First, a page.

Wineries: Are They Getting Bigger In Texas?
Texas is famous for the Alamo, barbeque and cowboys. But some Texans want the Lone Star State to be famous for wine, too.
The state reports there were 93 active winery permits in Texas 10 years ago. Today, there are 530.
Ask a wine-loving Texan and they’ll tell you there are several qualities that set Texas bottles apart from out-of-state competitors. A combination of heavy rainfalls and scorching sun rays help to nourish vines and ripen grapes.
An hour north of San Antonio, or west of Austin, will bring you to one of the biggest concentrations of wineries in the state, around the towns of Stonewall and Fredericksburg.
Brother and sister David and Julie Kuhlken co-founded Pedernales Cellars in 2006, and business is good. They produced 12,000 bottles of wine in 2000. Today they produce 180,000 bottles.
Julie Kuhlken said a tough, little Spanish grape called the Tempranillo, a few Portuguese varieties and a couple of French varieties all thrive in the rocky soil around Stonewall. The soil is similar to the soil in parts of Europe where the grapes originated.
“This is like degraded sandstone and degraded limestone, and this is exactly what grapes love. They want soils that they really have to push with their roots, look for water, look for nutrients,” she said.
There are 54 wineries in Hill Country which, according to Kuhlken, can satisfy most wine tastes.
“Don’t go to more than four wineries,” she warns visitors. “Definitely pace yourself and do a little research beforehand. Everybody wants different things out of their wine experience.”
State historians report that Franciscan priests in 1659 established the first vineyard in what would become the U.S. Other Europeans brought their own grapevine cuttings with them.
According to the Texas State Historical Association, wineries were closed when the Texas Legislature voted the state dry. The industry turned its attention to making grape juice to survive during Prohibition.
The Texas wine industry is the fifth biggest among wine-producing states, trailing California, Washington, New York, and Oregon, according to the Texas Department of Agriculture. The federal government reports the Texas Hill Country is the second biggest wine growing region in the nation, outside California.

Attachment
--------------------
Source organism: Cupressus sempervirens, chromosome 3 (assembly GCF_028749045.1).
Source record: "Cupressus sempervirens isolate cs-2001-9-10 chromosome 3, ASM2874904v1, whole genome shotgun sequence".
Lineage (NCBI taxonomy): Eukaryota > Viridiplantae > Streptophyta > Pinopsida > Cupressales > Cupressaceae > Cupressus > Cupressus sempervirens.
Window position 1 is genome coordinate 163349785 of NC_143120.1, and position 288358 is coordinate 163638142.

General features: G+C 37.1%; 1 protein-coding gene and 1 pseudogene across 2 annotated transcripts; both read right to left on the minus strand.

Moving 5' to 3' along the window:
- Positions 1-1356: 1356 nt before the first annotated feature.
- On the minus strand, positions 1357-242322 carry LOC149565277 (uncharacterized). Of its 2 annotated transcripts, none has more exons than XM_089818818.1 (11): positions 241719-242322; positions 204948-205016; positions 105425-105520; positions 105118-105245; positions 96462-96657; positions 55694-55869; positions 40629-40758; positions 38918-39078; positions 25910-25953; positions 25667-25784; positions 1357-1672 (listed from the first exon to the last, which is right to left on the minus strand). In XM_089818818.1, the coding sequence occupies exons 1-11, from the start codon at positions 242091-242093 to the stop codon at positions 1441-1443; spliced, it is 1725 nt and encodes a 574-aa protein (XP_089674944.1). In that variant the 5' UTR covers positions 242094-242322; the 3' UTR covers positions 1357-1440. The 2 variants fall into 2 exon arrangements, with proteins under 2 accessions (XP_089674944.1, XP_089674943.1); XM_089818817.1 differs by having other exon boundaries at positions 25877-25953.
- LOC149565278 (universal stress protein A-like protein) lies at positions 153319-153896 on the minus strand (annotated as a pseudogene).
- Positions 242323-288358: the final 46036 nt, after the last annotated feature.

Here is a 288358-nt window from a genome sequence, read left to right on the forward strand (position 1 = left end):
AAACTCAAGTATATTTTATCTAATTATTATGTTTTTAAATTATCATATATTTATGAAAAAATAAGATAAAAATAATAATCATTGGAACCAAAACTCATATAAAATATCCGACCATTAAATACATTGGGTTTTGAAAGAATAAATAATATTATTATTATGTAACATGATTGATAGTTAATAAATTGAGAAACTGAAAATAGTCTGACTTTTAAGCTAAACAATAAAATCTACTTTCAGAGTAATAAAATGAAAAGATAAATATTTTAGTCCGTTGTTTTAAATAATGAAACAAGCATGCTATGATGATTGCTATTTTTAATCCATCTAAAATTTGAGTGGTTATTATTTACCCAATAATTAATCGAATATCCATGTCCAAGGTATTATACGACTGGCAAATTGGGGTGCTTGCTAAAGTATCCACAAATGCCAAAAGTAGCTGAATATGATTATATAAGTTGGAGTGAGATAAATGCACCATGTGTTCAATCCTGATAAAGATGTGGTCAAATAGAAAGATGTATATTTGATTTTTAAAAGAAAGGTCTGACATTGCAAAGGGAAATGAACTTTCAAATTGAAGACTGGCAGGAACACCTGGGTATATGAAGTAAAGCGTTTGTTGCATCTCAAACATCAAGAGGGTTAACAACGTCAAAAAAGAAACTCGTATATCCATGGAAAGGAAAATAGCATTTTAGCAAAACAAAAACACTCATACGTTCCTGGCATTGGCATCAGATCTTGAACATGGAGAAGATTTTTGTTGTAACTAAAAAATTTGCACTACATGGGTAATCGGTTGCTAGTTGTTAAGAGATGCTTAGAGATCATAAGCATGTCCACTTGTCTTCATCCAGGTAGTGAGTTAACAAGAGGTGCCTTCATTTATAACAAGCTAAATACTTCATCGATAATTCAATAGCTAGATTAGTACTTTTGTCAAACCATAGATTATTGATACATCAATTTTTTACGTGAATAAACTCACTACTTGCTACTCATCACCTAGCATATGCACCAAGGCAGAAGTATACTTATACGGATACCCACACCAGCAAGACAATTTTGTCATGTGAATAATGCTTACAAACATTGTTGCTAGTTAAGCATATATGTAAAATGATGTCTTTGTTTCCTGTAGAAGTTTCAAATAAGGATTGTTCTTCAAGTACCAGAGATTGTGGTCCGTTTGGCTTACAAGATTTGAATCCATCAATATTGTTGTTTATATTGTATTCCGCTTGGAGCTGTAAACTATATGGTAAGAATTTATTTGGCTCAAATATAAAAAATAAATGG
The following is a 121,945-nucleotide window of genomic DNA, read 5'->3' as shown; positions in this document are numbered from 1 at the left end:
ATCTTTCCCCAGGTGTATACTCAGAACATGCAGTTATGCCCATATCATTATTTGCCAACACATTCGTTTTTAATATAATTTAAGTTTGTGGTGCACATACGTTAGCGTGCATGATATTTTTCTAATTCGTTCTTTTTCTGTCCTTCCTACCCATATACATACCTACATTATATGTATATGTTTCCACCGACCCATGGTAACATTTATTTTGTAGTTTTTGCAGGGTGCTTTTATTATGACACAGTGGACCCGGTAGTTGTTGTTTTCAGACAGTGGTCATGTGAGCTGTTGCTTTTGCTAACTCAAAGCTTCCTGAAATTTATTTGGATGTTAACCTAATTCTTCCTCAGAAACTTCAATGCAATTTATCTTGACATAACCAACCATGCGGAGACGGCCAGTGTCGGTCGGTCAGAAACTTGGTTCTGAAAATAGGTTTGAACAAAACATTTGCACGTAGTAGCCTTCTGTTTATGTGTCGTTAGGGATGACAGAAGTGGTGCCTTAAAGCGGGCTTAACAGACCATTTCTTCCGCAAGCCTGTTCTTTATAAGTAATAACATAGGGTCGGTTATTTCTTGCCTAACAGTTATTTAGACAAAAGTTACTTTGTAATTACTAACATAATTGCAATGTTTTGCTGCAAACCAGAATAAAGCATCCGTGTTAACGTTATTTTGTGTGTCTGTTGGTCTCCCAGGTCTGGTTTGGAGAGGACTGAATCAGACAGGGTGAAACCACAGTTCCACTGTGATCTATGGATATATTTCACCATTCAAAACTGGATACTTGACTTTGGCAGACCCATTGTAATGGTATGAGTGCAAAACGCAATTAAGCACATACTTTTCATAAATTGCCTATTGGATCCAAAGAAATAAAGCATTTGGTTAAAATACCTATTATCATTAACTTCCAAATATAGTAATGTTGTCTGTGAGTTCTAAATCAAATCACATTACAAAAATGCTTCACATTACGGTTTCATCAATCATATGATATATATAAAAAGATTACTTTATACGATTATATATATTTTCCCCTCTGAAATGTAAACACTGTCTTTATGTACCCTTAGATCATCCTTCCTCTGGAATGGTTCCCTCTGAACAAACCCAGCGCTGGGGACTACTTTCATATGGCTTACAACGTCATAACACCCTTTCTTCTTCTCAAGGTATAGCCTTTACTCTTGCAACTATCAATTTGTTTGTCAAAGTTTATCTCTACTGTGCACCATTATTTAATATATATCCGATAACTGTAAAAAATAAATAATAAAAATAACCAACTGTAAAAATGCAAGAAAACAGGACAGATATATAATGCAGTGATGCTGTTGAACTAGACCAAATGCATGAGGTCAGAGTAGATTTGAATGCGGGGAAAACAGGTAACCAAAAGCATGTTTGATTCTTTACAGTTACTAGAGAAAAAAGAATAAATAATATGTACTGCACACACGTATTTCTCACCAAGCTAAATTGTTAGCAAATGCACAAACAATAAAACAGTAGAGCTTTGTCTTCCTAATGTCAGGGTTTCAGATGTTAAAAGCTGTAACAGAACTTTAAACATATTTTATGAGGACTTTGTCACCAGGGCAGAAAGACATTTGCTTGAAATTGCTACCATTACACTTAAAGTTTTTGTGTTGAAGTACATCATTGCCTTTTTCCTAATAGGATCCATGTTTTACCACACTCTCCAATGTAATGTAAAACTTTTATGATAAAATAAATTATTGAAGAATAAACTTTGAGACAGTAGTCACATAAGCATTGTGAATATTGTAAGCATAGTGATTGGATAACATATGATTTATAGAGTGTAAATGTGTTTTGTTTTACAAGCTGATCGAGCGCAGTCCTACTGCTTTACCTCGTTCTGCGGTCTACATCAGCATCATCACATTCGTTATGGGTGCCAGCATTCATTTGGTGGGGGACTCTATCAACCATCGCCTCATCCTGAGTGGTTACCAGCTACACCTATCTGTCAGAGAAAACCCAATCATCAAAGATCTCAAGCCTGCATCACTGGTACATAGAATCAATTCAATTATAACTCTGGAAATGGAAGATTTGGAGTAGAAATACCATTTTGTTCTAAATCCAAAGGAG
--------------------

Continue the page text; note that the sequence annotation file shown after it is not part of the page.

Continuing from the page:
Wine-tasting room at Pedernales Cellars
Credit Brian Kirkpatrick / Texas Public Radio
Kuhlken says the state agriculture department has stepped up its efforts to promote Texas wines, and she hopes that will continue. But she thinks state tourism officials could still do more to promote the $13 billion industry. It employs 140,000 workers, mostly in the Hill County, the High Plains, along the Red River in North Texas, around El Paso and in the Davis Mountains.
She said the money could be spent on advertising and education that place the wine industry on equal par with other Hill Country attractions.
“I think more could be done to promote [wine] as part of Texas tourism because people still associate Fredericksburg and this area primarily with peaches and the Fredericksburg heritage,” she said.
During a visit to the wine-tasting room, a visitor echoed Kuhlken’s opinion.
Ana Pina is a secretary at a high school in Arlington in North Texas and wants to learn more about Texas wines.
“I didn’t know there were so many different varieties or even that Texas wine existed,” she said. “I live in Dallas-Fort Worth, and Grapevine is up there, and you know every year they have Grapefest and so I try my best to visit once in a while. But there is just so many wines and just not enough time to visit.
Texas wineries don’t just benefit wine lovers. The businesses attract daytrippers from big cities like Pina, who pour millions of dollars into rural economies in the Hill Country and throughout the state.
Libby Aly is executive director of the Blanco Chamber of Commerce, just east of Stonewall and on Highway 281. She says wineries help pump millions into the Hill Country.
“Maybe two or three counties wide it would probably be in the millions when you look at hotel stays, sales tax revenue,” she said. “Before you go home you are going to need gas, you might decide if you went to more than a couple [wineries] that you would like to spend the night or you may be stopping and doing some shopping, going out to dinner before you head home.”
Back at the vineyard, the Kuhlkens and their small staff prepare boxes of wine for transport to the market.
Barrels are also being steamed cleaned to kill bacteria before they are filled again with wine.
The most refreshing sound may come when the stopper in the barrel, or the bung, is removed from the barrel’s bunghole because that’s when you know a Texas wine will fill your glass.
Brian Kirkpatrick can be reached at Brian@TPR.org and on Twitter at @TPRBrian.